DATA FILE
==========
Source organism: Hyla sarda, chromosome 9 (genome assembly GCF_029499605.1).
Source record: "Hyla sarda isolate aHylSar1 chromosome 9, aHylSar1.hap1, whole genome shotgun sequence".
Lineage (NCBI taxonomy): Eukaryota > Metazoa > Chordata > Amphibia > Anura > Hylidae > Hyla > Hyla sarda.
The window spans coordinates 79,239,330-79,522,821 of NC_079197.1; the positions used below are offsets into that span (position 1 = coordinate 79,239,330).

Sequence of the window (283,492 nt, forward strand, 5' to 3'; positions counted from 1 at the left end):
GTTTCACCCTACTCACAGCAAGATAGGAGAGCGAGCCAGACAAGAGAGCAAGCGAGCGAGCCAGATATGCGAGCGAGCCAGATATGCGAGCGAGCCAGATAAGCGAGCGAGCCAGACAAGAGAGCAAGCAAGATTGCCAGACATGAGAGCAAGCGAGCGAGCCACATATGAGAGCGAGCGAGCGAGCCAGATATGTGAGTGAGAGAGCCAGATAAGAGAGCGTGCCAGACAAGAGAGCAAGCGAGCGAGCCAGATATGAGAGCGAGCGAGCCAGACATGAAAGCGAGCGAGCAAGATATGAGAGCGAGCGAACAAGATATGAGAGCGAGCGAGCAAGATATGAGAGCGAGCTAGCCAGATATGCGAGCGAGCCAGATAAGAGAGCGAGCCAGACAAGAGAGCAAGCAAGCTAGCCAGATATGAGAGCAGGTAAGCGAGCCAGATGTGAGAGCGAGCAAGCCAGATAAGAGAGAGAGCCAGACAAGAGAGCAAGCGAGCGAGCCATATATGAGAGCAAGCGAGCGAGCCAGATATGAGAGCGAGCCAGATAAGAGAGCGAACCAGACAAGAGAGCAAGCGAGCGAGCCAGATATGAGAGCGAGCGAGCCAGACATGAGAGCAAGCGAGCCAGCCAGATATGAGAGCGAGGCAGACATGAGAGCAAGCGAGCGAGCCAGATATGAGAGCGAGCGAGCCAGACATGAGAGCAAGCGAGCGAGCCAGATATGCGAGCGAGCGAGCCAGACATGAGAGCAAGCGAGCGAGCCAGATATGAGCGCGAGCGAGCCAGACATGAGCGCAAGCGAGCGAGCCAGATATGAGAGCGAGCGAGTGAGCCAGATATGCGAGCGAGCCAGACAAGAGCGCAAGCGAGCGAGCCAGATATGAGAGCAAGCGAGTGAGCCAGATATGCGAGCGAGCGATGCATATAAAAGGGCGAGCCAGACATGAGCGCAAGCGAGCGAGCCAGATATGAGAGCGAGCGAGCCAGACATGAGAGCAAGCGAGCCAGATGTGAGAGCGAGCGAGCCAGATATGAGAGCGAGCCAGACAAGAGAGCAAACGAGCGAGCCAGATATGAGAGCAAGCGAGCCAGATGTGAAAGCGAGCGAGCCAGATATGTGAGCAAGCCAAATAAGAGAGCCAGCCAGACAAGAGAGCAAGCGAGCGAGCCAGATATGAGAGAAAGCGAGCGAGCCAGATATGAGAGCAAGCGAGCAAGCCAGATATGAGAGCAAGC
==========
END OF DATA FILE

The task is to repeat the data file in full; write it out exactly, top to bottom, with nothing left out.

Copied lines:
Source organism: Hyla sarda, chromosome 9 (genome assembly GCF_029499605.1).
Source record: "Hyla sarda isolate aHylSar1 chromosome 9, aHylSar1.hap1, whole genome shotgun sequence".
Lineage (NCBI taxonomy): Eukaryota > Metazoa > Chordata > Amphibia > Anura > Hylidae > Hyla > Hyla sarda.
The window spans coordinates 79,239,330-79,522,821 of NC_079197.1; the positions used below are offsets into that span (position 1 = coordinate 79,239,330).

Sequence of the window (283,492 nt, forward strand, 5' to 3'; positions counted from 1 at the left end):
GTTTCACCCTACTCACAGCAAGATAGGAGAGCGAGCCAGACAAGAGAGCAAGCGAGCGAGCCAGATATGCGAGCGAGCCAGATATGCGAGCGAGCCAGATAAGCGAGCGAGCCAGACAAGAGAGCAAGCAAGATTGCCAGACATGAGAGCAAGCGAGCGAGCCACATATGAGAGCGAGCGAGCGAGCCAGATATGTGAGTGAGAGAGCCAGATAAGAGAGCGTGCCAGACAAGAGAGCAAGCGAGCGAGCCAGATATGAGAGCGAGCGAGCCAGACATGAAAGCGAGCGAGCAAGATATGAGAGCGAGCGAACAAGATATGAGAGCGAGCGAGCAAGATATGAGAGCGAGCTAGCCAGATATGCGAGCGAGCCAGATAAGAGAGCGAGCCAGACAAGAGAGCAAGCAAGCTAGCCAGATATGAGAGCAGGTAAGCGAGCCAGATGTGAGAGCGAGCAAGCCAGATAAGAGAGAGAGCCAGACAAGAGAGCAAGCGAGCGAGCCATATATGAGAGCAAGCGAGCGAGCCAGATATGAGAGCGAGCCAGATAAGAGAGCGAACCAGACAAGAGAGCAAGCGAGCGAGCCAGATATGAGAGCGAGCGAGCCAGACATGAGAGCAAGCGAGCCAGCCAGATATGAGAGCGAGGCAGACATGAGAGCAAGCGAGCGAGCCAGATATGAGAGCGAGCGAGCCAGACATGAGAGCAAGCGAGCGAGCCAGATATGCGAGCGAGCGAGCCAGACATGAGAGCAAGCGAGCGAGCCAGATATGAGCGCGAGCGAGCCAGACATGAGCGCAAGCGAGCGAGCCAGATATGAGAGCGAGCGAGTGAGCCAGATATGCGAGCGAGCCAGACAAGAGCGCAAGCGAGCGAGCCAGATATGAGAGCAAGCGAGTGAGCCAGATATGCGAGCGAGCGATGCATATAAAAGGGCGAGCCAGACATGAGCGCAAGCGAGCGAGCCAGATATGAGAGCGAGCGAGCCAGACATGAGAGCAAGCGAGCCAGATGTGAGAGCGAGCGAGCCAGATATGAGAGCGAGCCAGACAAGAGAGCAAACGAGCGAGCCAGATATGAGAGCAAGCGAGCCAGATGTGAAAGCGAGCGAGCCAGATATGTGAGCAAGCCAAATAAGAGAGCCAGCCAGACAAGAGAGCAAGCGAGCGAGCCAGATATGAGAGAAAGCGAGCGAGCCAGATATGAGAGCAAGCGAGCAAGCCAGATATGAGAGCAAGC